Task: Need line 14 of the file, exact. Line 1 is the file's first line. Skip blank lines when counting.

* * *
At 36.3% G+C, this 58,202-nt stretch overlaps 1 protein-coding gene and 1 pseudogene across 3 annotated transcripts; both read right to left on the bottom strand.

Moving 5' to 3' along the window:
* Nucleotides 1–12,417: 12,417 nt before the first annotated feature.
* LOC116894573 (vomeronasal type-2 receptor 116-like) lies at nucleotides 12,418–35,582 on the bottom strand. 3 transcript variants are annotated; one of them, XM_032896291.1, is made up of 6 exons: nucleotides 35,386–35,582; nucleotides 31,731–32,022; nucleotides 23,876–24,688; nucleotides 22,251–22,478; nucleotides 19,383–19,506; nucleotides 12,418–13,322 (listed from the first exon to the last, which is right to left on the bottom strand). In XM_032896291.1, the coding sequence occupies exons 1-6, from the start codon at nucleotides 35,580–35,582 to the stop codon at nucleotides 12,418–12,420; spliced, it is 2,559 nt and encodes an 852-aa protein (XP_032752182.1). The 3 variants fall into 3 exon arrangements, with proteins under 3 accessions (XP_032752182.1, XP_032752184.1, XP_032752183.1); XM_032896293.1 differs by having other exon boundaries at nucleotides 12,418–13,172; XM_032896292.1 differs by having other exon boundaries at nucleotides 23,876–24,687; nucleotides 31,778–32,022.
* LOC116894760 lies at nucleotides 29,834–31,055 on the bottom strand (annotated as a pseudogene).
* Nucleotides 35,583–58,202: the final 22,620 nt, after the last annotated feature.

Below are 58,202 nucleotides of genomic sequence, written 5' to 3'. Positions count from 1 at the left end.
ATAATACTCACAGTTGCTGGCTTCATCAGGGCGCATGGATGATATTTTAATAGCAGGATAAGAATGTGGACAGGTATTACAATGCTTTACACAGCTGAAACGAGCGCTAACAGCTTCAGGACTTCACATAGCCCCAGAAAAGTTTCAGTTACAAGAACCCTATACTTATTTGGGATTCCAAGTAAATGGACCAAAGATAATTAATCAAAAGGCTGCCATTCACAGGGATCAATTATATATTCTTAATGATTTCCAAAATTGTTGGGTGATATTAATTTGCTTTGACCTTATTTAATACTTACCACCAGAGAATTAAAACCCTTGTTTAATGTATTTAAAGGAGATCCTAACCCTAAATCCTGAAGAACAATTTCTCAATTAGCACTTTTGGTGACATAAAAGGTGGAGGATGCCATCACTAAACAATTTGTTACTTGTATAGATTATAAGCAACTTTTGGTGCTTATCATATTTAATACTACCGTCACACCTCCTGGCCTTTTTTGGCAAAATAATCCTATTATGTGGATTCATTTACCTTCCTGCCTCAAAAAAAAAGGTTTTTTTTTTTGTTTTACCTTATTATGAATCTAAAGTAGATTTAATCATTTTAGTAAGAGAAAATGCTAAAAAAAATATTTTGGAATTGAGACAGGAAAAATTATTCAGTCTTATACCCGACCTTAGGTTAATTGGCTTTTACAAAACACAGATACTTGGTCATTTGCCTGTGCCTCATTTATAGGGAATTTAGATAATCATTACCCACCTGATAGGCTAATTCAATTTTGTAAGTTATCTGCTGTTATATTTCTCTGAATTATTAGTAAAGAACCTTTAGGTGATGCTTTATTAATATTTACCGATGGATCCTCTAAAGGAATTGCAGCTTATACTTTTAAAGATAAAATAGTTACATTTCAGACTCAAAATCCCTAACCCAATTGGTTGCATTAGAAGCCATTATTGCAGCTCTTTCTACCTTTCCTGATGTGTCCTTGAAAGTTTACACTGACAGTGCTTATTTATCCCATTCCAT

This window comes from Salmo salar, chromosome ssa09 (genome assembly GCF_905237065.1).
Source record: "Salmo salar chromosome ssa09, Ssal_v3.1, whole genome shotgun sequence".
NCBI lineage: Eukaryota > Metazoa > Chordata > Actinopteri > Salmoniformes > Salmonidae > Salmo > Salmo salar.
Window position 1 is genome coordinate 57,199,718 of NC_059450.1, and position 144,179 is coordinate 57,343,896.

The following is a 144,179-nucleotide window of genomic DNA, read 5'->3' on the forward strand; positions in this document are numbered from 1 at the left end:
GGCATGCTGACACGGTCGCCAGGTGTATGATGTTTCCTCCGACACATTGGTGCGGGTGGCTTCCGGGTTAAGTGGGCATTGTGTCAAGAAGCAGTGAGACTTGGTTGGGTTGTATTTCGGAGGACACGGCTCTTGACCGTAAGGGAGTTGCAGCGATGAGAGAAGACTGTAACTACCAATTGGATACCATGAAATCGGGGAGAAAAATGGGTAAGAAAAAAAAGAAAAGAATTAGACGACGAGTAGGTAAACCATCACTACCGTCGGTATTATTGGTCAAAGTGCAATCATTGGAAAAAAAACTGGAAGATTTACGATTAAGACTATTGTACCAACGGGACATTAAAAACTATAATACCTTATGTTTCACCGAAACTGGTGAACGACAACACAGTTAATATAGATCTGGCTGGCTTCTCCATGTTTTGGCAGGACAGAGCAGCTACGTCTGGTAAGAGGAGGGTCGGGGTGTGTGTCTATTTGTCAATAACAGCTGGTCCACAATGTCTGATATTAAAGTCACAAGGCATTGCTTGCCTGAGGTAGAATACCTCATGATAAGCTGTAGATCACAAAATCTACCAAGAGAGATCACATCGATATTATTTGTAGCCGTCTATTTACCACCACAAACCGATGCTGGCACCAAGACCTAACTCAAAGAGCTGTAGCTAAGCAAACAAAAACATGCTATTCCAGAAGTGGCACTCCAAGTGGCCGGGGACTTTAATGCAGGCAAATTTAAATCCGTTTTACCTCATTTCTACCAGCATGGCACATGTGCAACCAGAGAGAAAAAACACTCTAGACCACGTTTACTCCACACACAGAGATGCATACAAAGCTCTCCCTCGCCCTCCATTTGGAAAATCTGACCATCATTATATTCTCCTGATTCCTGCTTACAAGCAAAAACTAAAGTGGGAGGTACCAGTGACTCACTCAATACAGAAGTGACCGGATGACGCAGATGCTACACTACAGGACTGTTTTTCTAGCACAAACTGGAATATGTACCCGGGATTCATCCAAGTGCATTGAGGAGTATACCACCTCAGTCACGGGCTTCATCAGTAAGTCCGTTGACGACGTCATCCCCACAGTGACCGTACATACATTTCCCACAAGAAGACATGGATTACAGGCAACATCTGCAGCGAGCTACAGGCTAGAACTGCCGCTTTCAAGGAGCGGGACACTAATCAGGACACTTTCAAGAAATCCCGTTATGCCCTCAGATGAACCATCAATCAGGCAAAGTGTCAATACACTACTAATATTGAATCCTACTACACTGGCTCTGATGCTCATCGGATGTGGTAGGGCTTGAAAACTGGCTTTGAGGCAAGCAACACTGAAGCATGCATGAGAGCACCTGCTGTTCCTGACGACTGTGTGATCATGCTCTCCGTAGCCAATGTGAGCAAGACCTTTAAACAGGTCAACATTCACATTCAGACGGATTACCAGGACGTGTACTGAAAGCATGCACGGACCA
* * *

GGCATGCTGACACGGTCGCCAGGTGTATGATGTTTCCTCCGACACATTGGTGCGGGTGGCTTCCGGGTTAAGTGGGCATTGTGTCAAGAAGCAGTGAGACTTGGTTGGGTTGTATTTCGGAGGACACGGCTCTTGACCGTAAGGGAGTTGCAGCGATGAGAGAAGACTGTAACTACCAATTGGATACCATGAAATCGGGGAGAAAAATGGGTAAGAAAAAAAAGAAAAGAATTAGACGACGAGTAGGTAAACCATCACTACCGTCGGTATTATTGGTCAAAGTGCAATCATTGGAAAAAAAACTGGAAGATTTACGATTAAGACTATTGTACCAACGGGACATTAAAAACTATAATACCTTATGTTTCACCGAAACTGGTGAACGACAACACAGTTAATATAGATCTGGCTGGCTTCTCCATGTTTTGGCAGGACAGAGCAGCTACGTCTGGTAAGAGGAGGGTCGGGGTGTGTGTCTATTTGTCAATAACAGCTGGTCCACAATGTCTGATATTAAAGTCACAAGGCATTGCTTGCCTGAGGTAGAATACCTCATGATAAGCTGTAGATCACAAAATCTACCAAGAGAGATCACATCGATATTATTTGTAGCCGTCTATTTACCACCACAAACCGATGCTGGCACCAAGACCTAACTCAAAGAGCTGTAGCTAAGCAAACAAAAACATGCTATTCCAGAAGTGGCACTCCAAGTGGCCGGGGACTTTAATGCAGGCAAATTTAAATCCGTTTTACCTCATTTCTACCAGCATGGCACATGTGCAACCAGAGAGAAAAAACACTCTAGACCACGTTTACTCCACACACAGAGATGCATACAAAGCTCTCCCTCGCCCTCCATTTGGAAAATCTGACCATCATTATATTCTCCTGATTCCTGCTTACAAGCAAAAACTAAAGTGGGAGGTACCAGTGACTCACTCAATACAGAAGTGACCGGATGACGCAGATGCTACACTACAGGACTGTTTTTCTAGCACAAACTGGAATATGTACCCGGGATTCATCCAAGTGCATTGAGGAGTATACCACCTCAGTCACGGGCTTCATCAGTAAGTCCGTTGACGACGTCATCCCCACAGTGACCGTACATACATTTCCCACAAGAAGACATGGATTACAGGCAACATCTGCAGCGAGCTACAGGCTAGAACTGCCGCTTTCAAGGAGCGGGACACTAATCAGGACACTTTCAAGAAATCCCGTTATGCCCTCAGATGAACCATCAATCAGGCAAAGTGTCAATACACTACTAATATTGAATCCTACTACACTGGCTCTGATGCTCATCGGATGTGGTAGGGCTTGAAAACTGGCTTTGAGGCAAGCAACACTGAAGCATGCATGAGAGCACCTGCTGTTCCTGACGACTGTGTGATCATGCTCTCCGTAGCCAATGTGAGCAAGACCTTTAAACAGGTCAACATTCACATTCAGACGGATTACCAGGACGTGTACTGAAAGCATGCACGGACCA